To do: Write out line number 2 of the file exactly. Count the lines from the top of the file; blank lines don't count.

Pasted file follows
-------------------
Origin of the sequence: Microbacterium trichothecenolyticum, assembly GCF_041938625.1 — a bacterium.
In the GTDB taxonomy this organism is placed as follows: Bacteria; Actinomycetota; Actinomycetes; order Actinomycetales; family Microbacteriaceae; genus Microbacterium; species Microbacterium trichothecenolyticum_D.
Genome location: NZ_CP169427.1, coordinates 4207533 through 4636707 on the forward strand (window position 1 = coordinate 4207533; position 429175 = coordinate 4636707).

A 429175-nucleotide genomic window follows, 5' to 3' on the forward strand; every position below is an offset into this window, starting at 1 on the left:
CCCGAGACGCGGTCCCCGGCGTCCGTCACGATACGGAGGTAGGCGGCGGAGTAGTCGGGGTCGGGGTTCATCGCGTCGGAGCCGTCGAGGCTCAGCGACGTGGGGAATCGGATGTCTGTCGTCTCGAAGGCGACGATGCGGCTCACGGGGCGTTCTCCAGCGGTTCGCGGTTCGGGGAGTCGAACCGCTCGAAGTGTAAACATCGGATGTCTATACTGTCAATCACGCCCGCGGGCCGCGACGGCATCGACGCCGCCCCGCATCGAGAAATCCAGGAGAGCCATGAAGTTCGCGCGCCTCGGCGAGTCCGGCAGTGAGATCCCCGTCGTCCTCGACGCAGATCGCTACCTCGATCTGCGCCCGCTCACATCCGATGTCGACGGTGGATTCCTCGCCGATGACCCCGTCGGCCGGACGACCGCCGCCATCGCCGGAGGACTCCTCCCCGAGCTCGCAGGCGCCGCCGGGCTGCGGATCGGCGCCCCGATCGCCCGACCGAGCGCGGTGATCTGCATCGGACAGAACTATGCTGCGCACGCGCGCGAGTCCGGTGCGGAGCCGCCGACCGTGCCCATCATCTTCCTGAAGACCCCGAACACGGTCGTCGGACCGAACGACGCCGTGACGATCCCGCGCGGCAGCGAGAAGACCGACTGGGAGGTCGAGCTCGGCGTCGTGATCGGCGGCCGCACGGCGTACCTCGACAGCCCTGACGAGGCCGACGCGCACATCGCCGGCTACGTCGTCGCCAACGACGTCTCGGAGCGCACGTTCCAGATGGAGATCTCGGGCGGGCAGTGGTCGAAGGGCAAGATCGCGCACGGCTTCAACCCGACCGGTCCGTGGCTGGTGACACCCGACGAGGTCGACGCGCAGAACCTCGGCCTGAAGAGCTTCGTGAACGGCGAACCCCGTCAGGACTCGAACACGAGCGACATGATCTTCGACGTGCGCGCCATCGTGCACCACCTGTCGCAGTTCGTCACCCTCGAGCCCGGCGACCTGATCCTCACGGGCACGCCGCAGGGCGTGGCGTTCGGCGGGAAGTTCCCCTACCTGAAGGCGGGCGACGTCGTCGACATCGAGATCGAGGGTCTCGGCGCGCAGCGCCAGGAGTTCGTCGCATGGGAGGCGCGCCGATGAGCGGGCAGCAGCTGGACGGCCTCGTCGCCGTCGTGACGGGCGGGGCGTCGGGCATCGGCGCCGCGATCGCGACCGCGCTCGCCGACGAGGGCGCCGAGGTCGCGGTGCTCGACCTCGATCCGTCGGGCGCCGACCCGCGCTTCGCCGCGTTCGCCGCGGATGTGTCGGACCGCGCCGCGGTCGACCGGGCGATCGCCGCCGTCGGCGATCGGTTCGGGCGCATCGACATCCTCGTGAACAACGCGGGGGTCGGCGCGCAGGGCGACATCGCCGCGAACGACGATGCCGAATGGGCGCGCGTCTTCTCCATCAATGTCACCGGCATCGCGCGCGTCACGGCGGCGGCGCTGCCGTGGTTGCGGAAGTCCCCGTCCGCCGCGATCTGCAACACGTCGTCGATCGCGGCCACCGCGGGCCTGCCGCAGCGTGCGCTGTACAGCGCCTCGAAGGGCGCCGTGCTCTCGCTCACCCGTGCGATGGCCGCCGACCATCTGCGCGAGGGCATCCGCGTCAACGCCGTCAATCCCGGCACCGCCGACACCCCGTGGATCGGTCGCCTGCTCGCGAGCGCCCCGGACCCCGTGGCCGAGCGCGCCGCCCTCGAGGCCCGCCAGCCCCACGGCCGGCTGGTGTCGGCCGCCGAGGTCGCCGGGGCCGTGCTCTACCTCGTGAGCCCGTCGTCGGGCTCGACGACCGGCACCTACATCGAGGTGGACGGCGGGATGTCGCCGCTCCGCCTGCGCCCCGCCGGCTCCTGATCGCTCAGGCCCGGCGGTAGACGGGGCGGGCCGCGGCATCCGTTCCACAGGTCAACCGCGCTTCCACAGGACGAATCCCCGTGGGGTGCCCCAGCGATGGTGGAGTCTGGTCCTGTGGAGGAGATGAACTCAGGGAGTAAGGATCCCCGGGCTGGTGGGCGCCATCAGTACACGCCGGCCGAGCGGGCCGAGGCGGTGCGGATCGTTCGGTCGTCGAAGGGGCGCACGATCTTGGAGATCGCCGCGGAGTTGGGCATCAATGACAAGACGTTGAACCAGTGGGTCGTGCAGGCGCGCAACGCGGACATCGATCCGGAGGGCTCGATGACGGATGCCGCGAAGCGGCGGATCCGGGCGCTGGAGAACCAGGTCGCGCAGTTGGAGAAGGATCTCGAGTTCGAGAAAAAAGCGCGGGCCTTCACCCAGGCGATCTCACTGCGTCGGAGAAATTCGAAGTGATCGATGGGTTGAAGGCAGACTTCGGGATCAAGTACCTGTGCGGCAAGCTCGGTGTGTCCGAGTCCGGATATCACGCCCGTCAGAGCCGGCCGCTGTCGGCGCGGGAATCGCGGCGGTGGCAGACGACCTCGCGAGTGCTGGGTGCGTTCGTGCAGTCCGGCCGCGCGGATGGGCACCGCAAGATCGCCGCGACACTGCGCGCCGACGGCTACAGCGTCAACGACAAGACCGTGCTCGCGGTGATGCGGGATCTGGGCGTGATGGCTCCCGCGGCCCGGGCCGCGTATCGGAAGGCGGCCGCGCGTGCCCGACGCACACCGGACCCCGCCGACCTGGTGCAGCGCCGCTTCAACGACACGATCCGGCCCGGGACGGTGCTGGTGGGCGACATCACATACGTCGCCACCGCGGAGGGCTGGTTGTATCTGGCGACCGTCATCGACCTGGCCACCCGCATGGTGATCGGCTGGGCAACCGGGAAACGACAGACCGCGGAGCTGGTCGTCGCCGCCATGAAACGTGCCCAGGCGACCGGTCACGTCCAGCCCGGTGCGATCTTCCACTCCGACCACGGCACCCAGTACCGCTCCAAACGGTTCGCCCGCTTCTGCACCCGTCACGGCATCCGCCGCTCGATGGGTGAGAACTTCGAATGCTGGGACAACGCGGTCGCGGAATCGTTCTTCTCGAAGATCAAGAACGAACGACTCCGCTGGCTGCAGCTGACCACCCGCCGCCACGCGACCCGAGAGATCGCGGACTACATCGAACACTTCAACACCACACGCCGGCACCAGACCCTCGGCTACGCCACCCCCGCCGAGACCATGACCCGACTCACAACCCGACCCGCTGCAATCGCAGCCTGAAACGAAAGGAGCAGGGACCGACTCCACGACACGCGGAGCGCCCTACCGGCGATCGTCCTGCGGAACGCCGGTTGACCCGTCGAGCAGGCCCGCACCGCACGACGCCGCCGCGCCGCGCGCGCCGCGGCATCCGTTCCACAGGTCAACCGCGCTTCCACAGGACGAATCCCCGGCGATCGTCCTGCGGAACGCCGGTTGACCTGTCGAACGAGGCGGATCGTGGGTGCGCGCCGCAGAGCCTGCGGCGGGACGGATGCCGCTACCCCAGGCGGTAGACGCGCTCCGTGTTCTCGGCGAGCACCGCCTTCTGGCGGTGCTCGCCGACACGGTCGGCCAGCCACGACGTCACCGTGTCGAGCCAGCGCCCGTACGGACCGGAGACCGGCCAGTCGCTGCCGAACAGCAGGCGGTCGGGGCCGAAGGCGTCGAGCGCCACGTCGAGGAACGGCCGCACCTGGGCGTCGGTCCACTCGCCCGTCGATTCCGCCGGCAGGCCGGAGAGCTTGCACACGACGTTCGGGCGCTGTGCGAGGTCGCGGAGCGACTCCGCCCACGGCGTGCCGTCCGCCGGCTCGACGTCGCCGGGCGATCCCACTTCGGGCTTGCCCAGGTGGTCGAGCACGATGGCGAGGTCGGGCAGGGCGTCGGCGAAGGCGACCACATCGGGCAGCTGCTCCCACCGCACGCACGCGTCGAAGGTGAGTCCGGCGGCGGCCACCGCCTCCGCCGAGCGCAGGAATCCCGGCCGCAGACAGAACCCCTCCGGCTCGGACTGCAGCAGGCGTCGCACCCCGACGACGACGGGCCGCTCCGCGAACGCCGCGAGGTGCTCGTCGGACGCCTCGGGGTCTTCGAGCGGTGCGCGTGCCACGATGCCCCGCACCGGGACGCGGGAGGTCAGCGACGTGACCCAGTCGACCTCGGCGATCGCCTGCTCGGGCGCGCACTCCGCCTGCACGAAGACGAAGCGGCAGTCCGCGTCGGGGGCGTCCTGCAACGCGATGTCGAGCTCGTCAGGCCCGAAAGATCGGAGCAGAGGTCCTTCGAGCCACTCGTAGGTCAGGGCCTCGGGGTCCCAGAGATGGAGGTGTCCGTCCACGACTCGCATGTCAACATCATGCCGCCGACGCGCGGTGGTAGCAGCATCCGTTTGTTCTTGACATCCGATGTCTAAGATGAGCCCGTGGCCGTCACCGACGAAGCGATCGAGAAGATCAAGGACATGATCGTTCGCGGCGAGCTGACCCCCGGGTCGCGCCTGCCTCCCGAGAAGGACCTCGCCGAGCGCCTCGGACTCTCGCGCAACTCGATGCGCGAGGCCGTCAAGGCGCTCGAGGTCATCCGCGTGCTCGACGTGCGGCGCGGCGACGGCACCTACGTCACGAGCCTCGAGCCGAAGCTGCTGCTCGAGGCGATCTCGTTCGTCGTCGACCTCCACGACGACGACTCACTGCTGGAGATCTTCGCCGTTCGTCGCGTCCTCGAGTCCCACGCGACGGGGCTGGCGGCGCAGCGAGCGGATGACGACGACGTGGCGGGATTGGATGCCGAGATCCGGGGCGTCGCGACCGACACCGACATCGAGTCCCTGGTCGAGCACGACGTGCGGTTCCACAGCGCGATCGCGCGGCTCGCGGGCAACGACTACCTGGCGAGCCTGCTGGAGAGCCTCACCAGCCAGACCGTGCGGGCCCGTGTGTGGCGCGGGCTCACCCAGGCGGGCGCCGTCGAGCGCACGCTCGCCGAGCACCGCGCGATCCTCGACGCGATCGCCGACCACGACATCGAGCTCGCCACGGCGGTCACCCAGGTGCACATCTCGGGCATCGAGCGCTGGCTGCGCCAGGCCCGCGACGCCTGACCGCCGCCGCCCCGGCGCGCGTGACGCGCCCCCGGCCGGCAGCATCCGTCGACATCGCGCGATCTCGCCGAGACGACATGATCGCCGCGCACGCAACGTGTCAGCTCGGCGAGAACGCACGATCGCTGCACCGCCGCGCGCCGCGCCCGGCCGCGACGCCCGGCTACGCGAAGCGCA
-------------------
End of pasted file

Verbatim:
In the GTDB taxonomy this organism is placed as follows: Bacteria; Actinomycetota; Actinomycetes; order Actinomycetales; family Microbacteriaceae; genus Microbacterium; species Microbacterium trichothecenolyticum_D.